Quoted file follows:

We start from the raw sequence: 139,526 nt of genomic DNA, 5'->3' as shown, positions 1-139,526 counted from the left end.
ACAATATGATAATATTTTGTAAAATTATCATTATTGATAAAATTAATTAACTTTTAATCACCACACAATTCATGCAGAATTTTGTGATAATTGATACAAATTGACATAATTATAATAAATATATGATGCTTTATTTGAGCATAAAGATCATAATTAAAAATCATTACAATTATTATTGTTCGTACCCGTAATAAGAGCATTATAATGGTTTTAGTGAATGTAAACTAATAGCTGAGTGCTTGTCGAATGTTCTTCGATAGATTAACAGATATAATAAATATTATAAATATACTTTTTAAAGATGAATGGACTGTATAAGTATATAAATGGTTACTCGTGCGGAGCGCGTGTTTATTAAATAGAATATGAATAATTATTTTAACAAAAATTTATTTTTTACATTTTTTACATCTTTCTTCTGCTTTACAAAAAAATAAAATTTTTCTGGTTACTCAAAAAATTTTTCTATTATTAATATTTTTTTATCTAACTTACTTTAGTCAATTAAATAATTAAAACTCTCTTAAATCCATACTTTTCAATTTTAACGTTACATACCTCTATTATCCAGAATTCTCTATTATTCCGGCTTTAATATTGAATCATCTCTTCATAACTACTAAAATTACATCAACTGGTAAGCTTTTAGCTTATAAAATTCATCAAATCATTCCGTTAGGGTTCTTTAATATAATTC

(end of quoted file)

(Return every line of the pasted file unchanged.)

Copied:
We start from the raw sequence: 139,526 nt of genomic DNA, 5'->3' as shown, positions 1-139,526 counted from the left end.
ACAATATGATAATATTTTGTAAAATTATCATTATTGATAAAATTAATTAACTTTTAATCACCACACAATTCATGCAGAATTTTGTGATAATTGATACAAATTGACATAATTATAATAAATATATGATGCTTTATTTGAGCATAAAGATCATAATTAAAAATCATTACAATTATTATTGTTCGTACCCGTAATAAGAGCATTATAATGGTTTTAGTGAATGTAAACTAATAGCTGAGTGCTTGTCGAATGTTCTTCGATAGATTAACAGATATAATAAATATTATAAATATACTTTTTAAAGATGAATGGACTGTATAAGTATATAAATGGTTACTCGTGCGGAGCGCGTGTTTATTAAATAGAATATGAATAATTATTTTAACAAAAATTTATTTTTTACATTTTTTACATCTTTCTTCTGCTTTACAAAAAAATAAAATTTTTCTGGTTACTCAAAAAATTTTTCTATTATTAATATTTTTTTATCTAACTTACTTTAGTCAATTAAATAATTAAAACTCTCTTAAATCCATACTTTTCAATTTTAACGTTACATACCTCTATTATCCAGAATTCTCTATTATTCCGGCTTTAATATTGAATCATCTCTTCATAACTACTAAAATTACATCAACTGGTAAGCTTTTAGCTTATAAAATTCATCAAATCATTCCGTTAGGGTTCTTTAATATAATTC